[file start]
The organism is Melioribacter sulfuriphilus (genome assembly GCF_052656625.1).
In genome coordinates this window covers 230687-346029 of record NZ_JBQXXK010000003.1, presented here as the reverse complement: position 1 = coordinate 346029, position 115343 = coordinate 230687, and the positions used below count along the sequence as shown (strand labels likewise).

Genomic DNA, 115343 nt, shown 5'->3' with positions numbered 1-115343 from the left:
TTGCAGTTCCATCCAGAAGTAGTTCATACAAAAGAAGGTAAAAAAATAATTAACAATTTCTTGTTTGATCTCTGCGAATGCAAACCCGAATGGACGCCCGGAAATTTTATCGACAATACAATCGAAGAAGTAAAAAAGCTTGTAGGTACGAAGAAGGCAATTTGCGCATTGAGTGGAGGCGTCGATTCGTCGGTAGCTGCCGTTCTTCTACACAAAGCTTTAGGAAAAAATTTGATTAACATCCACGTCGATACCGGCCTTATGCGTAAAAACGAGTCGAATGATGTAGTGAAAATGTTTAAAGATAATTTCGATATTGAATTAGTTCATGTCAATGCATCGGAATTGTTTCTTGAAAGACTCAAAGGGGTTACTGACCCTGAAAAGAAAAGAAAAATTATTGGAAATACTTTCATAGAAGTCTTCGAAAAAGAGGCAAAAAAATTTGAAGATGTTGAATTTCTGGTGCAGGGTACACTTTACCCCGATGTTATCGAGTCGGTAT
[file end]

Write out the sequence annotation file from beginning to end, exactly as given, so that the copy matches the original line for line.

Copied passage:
The organism is Melioribacter sulfuriphilus (genome assembly GCF_052656625.1).
In genome coordinates this window covers 230687-346029 of record NZ_JBQXXK010000003.1, presented here as the reverse complement: position 1 = coordinate 346029, position 115343 = coordinate 230687, and the positions used below count along the sequence as shown (strand labels likewise).

Genomic DNA, 115343 nt, shown 5'->3' with positions numbered 1-115343 from the left:
TTGCAGTTCCATCCAGAAGTAGTTCATACAAAAGAAGGTAAAAAAATAATTAACAATTTCTTGTTTGATCTCTGCGAATGCAAACCCGAATGGACGCCCGGAAATTTTATCGACAATACAATCGAAGAAGTAAAAAAGCTTGTAGGTACGAAGAAGGCAATTTGCGCATTGAGTGGAGGCGTCGATTCGTCGGTAGCTGCCGTTCTTCTACACAAAGCTTTAGGAAAAAATTTGATTAACATCCACGTCGATACCGGCCTTATGCGTAAAAACGAGTCGAATGATGTAGTGAAAATGTTTAAAGATAATTTCGATATTGAATTAGTTCATGTCAATGCATCGGAATTGTTTCTTGAAAGACTCAAAGGGGTTACTGACCCTGAAAAGAAAAGAAAAATTATTGGAAATACTTTCATAGAAGTCTTCGAAAAAGAGGCAAAAAAATTTGAAGATGTTGAATTTCTGGTGCAGGGTACACTTTACCCCGATGTTATCGAGTCGGTAT